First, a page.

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Bembo, Pietro (1470–1547) - BIOGRAPHY, CRITICAL RECEPTION

aldus literary appointed love

Descended from a noble family, Bembo was born in Venice, but as a boy he accompanied his father, the diplomat Bernardo Bembo, on embassies to Florence and later to Rome and Bergamo. As a young man, he studied Greek with Constantine Lascaris (1492–94) at Messina and philosophy with Niccolò Leoniceno (1497) at Ferrara. For about a decade, Bembo alternated residence between Ferrara and Venice, where his fruitful collaboration with Aldo Manuzio (Aldus Manutius)—as editor, author, colleague—commenced in 1494. According to Erasmus,* Bembo gave Aldus a Roman coin, the reverse of which inspired the famous anchor-and-dolphin mark of the Aldine Press.

Bembo’s activities, however, were not exclusively literary; he fell in love three times. About the mysterious “M. G.” nothing is known; but the love letters he exchanged with Maria Savorgnan (1500–1) and with Lucrezia Borgia (primarily 1503–5), the wife of Alfonso d’Este, soon to be duke of Ferrara, have been preserved. The letters to Lucrezia seem intense beyond courtly love games, doubtless spiced for both by the frisson of danger, but it is difficult to judge the character of the relationship. Bembo’s first major work, Gli Asolani , was published by Aldus in 1505 with a dedication to Lucrezia. As Castiglione* memorably recorded, he then lived at the court of Urbino (1506–12), before moving to the papal court at Rome (1512–21). When Giuliano de’ Medici was elected Pope Leo X (1513), Bembo and Jacopo Sadoleto were appointed to share the office of papal secretary, in which role he continued until Leo’s death, whereupon he retired to his villa near Padua. Untroubled by having taken Holy Orders, he there produced three children by a common-law wife, Morosina. He also produced his second major work, Prose della volgar lingua (1525), his collected Rime , and was appointed official historian of Venice (both 1530). Paul III made Bembo a cardinal in 1539; thereafter he spent most of his time in Rome, being appointed bishop of Gubbio and of Bergamo before his death at the grand age of seventy-six.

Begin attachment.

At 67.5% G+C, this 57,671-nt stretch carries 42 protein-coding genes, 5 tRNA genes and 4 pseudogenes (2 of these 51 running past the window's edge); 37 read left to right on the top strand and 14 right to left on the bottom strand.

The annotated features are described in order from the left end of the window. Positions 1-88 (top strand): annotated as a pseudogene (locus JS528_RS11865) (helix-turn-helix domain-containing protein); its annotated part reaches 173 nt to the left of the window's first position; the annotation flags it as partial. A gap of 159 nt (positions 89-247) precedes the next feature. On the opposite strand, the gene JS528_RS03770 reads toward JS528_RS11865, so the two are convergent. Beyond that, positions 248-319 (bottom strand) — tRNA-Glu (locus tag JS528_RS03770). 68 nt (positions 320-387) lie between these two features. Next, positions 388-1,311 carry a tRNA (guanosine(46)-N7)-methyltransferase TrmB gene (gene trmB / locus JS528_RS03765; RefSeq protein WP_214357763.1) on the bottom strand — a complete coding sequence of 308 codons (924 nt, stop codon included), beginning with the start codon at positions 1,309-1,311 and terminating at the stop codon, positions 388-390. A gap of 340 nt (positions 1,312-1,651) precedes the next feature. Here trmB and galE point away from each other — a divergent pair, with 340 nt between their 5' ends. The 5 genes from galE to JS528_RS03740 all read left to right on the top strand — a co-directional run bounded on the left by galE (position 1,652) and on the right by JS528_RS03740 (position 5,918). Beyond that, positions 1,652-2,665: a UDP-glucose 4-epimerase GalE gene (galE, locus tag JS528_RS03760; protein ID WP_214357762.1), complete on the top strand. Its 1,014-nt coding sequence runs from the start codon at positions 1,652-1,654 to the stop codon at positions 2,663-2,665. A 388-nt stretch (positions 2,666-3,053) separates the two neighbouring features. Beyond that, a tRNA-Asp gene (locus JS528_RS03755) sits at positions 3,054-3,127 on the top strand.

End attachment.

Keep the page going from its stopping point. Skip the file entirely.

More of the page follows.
Bembo was the leading man of letters and arbiter of literary taste for his generation. His contemporary celebrity is indicated by numerous portraits, including medals by Valerio Belli and Cellini and paintings by Bellini and Titian. Looking back from the end of the century, Justus Lipsius described Bembo as “easily the prince of the learned men of Italy in our times.”


In the twentieth century, attention has centered on Bembo’s place and influence in the humanist debates over theories of imitation, the questione della lingua , the Ciceronian movement, and on his role in the reform of an extravagant Petrarchan poetic style. More recently, several translations of his Latin poetry and his dialogues have indicated a responsiveness to his writings for their own merits. Criticism of Gli Asolani in particular has advanced its claim to be accepted as an elegantly conceived and sophisticated literary work. General readers still are most likely to connect his name with that of an elegant typeface, deriving from his association with Aldus.


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